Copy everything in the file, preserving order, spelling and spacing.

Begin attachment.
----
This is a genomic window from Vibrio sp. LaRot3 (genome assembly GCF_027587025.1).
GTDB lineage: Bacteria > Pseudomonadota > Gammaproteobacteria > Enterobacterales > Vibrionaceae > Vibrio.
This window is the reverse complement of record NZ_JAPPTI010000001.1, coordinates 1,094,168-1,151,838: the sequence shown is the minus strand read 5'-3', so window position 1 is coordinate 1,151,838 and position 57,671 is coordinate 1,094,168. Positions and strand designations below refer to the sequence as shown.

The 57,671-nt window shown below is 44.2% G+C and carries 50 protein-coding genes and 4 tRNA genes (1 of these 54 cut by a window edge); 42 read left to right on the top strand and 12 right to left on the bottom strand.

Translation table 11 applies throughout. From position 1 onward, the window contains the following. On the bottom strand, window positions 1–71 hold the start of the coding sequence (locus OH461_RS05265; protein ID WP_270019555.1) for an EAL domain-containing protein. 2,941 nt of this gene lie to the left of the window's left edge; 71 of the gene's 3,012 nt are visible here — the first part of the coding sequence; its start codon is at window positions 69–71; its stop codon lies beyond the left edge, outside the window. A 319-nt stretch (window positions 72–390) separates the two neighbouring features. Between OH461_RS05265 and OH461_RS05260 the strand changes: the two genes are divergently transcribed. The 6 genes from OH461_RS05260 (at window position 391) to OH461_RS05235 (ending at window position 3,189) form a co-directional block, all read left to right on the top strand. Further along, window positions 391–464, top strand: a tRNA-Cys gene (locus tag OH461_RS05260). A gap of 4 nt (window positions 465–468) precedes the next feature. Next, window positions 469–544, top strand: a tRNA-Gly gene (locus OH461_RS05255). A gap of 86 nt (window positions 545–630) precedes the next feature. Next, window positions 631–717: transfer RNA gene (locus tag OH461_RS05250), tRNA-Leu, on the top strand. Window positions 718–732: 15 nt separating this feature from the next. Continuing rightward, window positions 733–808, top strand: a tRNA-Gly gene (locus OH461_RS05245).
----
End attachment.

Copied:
This is a genomic window from Vibrio sp. LaRot3 (genome assembly GCF_027587025.1).
GTDB lineage: Bacteria > Pseudomonadota > Gammaproteobacteria > Enterobacterales > Vibrionaceae > Vibrio.
This window is the reverse complement of record NZ_JAPPTI010000001.1, coordinates 1,094,168-1,151,838: the sequence shown is the minus strand read 5'-3', so window position 1 is coordinate 1,151,838 and position 57,671 is coordinate 1,094,168. Positions and strand designations below refer to the sequence as shown.

The 57,671-nt window shown below is 44.2% G+C and carries 50 protein-coding genes and 4 tRNA genes (1 of these 54 cut by a window edge); 42 read left to right on the top strand and 12 right to left on the bottom strand.

Translation table 11 applies throughout. From position 1 onward, the window contains the following. On the bottom strand, window positions 1–71 hold the start of the coding sequence (locus OH461_RS05265; protein ID WP_270019555.1) for an EAL domain-containing protein. 2,941 nt of this gene lie to the left of the window's left edge; 71 of the gene's 3,012 nt are visible here — the first part of the coding sequence; its start codon is at window positions 69–71; its stop codon lies beyond the left edge, outside the window. A 319-nt stretch (window positions 72–390) separates the two neighbouring features. Between OH461_RS05265 and OH461_RS05260 the strand changes: the two genes are divergently transcribed. The 6 genes from OH461_RS05260 (at window position 391) to OH461_RS05235 (ending at window position 3,189) form a co-directional block, all read left to right on the top strand. Further along, window positions 391–464, top strand: a tRNA-Cys gene (locus tag OH461_RS05260). A gap of 4 nt (window positions 465–468) precedes the next feature. Next, window positions 469–544, top strand: a tRNA-Gly gene (locus OH461_RS05255). A gap of 86 nt (window positions 545–630) precedes the next feature. Next, window positions 631–717: transfer RNA gene (locus tag OH461_RS05250), tRNA-Leu, on the top strand. Window positions 718–732: 15 nt separating this feature from the next. Continuing rightward, window positions 733–808, top strand: a tRNA-Gly gene (locus OH461_RS05245).